In my system, both files are located in the /usr/include/tcl8.6 folder. We set the TKINC variable of sim/Makefile accordingly.

TKINC=-isystem /usr/include/tcl8.6

Modifying the source files

Now that we have the Makefile correctly configured, we can try installing the GUI version of the simulators.

$ make clean; make

Unfortunately, we’ll get a bunch of error messages like the one below:

psim.c: In function ‘simResetCmd’:
psim.c:853:8: error: ‘Tcl_Interp’ {aka ‘struct Tcl_Interp’} has no member named ‘result’
  853 |  interp->result = "No arguments allowed";
      |        ^~

This has to do with the source code using deprecated instructions. To solve this issue, we have to manually change the error incurring instructions in files sim/seq/ssim.c and sim/seq/psim.c. You can follow the instructions below to do so. Alternatevely, replace the source files with these modified versions of psim.c and ssim.c.

All of the changes involve the substitution of the interp->result = "some string"; lines with Tcl_SetResult(interp, "some string", TCL_STATIC);. Similarly, the fprintf(stderr, "some string", sim_interp->result); instructions need to be substituted with fprintf(stderr, "some string", Tcl_GetStringResult(sim_interp));. These lines need to be changed in both psim.c and ssim.c.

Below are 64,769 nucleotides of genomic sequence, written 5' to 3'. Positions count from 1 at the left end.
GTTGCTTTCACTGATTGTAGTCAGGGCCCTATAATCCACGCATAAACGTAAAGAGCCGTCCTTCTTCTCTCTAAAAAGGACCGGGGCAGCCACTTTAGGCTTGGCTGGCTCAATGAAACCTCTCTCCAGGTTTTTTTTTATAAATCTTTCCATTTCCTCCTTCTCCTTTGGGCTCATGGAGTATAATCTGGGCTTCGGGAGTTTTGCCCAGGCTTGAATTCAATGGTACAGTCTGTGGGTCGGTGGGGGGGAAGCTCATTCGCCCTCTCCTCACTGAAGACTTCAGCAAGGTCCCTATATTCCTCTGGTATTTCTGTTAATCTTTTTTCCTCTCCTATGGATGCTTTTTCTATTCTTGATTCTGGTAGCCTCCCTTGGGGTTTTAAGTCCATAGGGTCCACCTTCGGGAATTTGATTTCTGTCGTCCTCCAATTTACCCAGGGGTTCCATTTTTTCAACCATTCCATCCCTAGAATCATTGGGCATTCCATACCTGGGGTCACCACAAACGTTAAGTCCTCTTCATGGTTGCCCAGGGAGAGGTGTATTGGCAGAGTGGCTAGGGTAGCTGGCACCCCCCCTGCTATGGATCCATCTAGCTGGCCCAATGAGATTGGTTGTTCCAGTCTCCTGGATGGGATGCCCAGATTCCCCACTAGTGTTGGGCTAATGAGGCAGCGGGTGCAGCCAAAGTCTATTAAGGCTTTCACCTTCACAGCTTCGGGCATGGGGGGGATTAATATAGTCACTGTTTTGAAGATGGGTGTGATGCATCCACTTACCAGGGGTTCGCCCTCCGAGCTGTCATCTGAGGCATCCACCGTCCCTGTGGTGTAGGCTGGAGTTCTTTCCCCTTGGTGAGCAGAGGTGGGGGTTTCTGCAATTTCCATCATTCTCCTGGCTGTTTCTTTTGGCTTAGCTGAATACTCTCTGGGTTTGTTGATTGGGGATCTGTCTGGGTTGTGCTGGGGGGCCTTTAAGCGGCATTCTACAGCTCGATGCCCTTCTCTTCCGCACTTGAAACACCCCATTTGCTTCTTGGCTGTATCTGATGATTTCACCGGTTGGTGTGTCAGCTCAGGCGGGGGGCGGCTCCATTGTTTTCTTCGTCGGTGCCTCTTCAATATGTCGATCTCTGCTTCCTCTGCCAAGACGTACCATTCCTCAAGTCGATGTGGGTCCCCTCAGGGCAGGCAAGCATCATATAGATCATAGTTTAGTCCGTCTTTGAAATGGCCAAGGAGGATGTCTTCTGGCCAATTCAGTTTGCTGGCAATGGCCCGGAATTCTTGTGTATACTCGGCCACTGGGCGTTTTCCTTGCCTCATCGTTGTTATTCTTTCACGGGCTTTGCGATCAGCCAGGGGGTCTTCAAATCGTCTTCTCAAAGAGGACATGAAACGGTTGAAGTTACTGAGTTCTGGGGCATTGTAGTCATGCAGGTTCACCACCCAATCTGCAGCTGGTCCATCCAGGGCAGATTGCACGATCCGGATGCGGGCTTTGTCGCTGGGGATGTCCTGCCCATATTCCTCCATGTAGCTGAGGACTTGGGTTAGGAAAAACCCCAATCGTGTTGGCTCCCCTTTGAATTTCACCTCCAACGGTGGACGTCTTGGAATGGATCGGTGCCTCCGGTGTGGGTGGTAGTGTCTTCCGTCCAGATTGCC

After doing all those changes, we’ll still get the following error message when executing make:

undefined reference to `matherr'

Once again, the source code is a bit outdated. The matherr symbol is no longer part of Glibc. As a workaround, we can simply comment the few lines involving matherr in psim.c:

/* Hack for SunOS */
// extern int matherr();
// int *tclDummyMathPtr = (int *) matherr;

With all of these changes, we’ll finally be able to install the GUI simulators. We can do so by executing make from the sim/ folder.

$ make clean; make

Running the simulators

Y86-64 SEQ simulator
Y86-64 SEQ simulator

After the installation, we will find the sequential processor simulator (ssim) in the sim/seq folder. We can run it as follows:

$ ./ssim -g ../y86-code/asum.yo

The -g flag is to run the GUI version of the simulator. The next argument is a valid Y86-64 object file (.yo extension). There are a bunch of examples of them in the sim/y86-64 folder.

Y86-64 PIPE Simulator
Y86-64 PIPE Simulator

The pipelined processor simulator psim is in the sim/pipe folder.

$ ./psim -g ../y86-code/asum.yo

Finally, to run our own programs in the simulators, we need to generate a .yo file. We start by writing our Y86-64 program with the ys extension in the sim/y86-code folder. For example, my_program.ys. From that folder, we execute the following command:

$ make my_program.yo

The Makefile is configured in such a way that it will automatically execute the yas utility (the Y86-64 assembler), to generate my_program.yo.

We can then pass the generated .yo file to any of the simulators as we saw above.

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2 years ago

thank you, that’s a great walktrough right there!

1 year ago

Thank you! You saved my day!